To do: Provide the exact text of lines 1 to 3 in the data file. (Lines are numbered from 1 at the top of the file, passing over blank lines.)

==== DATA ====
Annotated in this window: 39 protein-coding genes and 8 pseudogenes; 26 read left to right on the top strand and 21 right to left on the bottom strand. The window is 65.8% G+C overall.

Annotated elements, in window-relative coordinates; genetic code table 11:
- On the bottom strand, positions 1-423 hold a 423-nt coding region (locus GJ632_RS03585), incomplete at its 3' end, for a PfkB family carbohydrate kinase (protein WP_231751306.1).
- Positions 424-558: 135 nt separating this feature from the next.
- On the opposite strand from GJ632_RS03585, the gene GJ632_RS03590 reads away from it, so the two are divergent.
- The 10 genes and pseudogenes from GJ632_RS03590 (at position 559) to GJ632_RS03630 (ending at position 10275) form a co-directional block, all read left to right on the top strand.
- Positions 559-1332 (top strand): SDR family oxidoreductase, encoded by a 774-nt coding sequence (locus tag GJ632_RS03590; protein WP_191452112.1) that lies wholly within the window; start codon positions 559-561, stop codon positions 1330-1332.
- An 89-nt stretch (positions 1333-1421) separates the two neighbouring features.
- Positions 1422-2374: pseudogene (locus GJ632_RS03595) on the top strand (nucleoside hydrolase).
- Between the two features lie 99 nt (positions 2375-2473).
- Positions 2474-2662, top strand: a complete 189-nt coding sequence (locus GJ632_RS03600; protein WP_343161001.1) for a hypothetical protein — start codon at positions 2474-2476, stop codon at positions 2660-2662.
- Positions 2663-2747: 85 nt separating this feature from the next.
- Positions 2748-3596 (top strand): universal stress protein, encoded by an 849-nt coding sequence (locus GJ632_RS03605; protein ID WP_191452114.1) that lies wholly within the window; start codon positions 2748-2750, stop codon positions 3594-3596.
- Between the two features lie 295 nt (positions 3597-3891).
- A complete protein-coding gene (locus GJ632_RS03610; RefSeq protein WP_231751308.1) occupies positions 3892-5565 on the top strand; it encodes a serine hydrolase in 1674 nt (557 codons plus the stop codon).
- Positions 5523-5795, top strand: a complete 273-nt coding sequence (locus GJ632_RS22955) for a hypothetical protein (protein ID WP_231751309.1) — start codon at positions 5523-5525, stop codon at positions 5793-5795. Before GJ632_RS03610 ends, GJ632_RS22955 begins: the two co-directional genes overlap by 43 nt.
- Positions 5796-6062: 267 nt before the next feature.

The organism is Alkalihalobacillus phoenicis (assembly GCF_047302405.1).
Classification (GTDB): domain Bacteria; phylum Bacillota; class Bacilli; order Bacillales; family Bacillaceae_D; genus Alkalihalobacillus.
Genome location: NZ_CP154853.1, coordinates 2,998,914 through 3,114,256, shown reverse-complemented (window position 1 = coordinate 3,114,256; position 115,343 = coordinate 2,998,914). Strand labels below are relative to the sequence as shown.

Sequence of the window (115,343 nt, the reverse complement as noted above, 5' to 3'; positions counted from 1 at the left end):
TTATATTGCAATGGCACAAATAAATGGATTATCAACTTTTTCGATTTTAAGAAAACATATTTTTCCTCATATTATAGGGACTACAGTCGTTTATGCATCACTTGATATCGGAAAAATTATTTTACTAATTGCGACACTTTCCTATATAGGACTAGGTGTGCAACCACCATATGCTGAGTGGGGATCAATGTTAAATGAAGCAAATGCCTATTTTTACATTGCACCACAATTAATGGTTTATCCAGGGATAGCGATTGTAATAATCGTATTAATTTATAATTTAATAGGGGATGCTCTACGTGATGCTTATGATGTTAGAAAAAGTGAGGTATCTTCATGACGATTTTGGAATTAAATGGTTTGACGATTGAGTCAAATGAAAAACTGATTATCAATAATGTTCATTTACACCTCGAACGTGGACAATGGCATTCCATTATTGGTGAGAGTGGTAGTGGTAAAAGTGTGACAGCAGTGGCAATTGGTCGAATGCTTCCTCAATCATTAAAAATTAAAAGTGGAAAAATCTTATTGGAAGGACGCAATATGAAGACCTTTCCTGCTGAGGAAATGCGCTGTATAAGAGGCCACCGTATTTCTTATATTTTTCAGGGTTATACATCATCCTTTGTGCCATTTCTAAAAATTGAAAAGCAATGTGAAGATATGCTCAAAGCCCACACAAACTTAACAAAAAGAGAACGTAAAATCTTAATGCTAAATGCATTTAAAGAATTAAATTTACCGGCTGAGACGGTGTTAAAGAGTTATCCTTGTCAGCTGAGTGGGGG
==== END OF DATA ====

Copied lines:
Annotated in this window: 39 protein-coding genes and 8 pseudogenes; 26 read left to right on the top strand and 21 right to left on the bottom strand. The window is 65.8% G+C overall.

Annotated elements, in window-relative coordinates; genetic code table 11:
- On the bottom strand, positions 1-423 hold a 423-nt coding region (locus GJ632_RS03585), incomplete at its 3' end, for a PfkB family carbohydrate kinase (protein WP_231751306.1).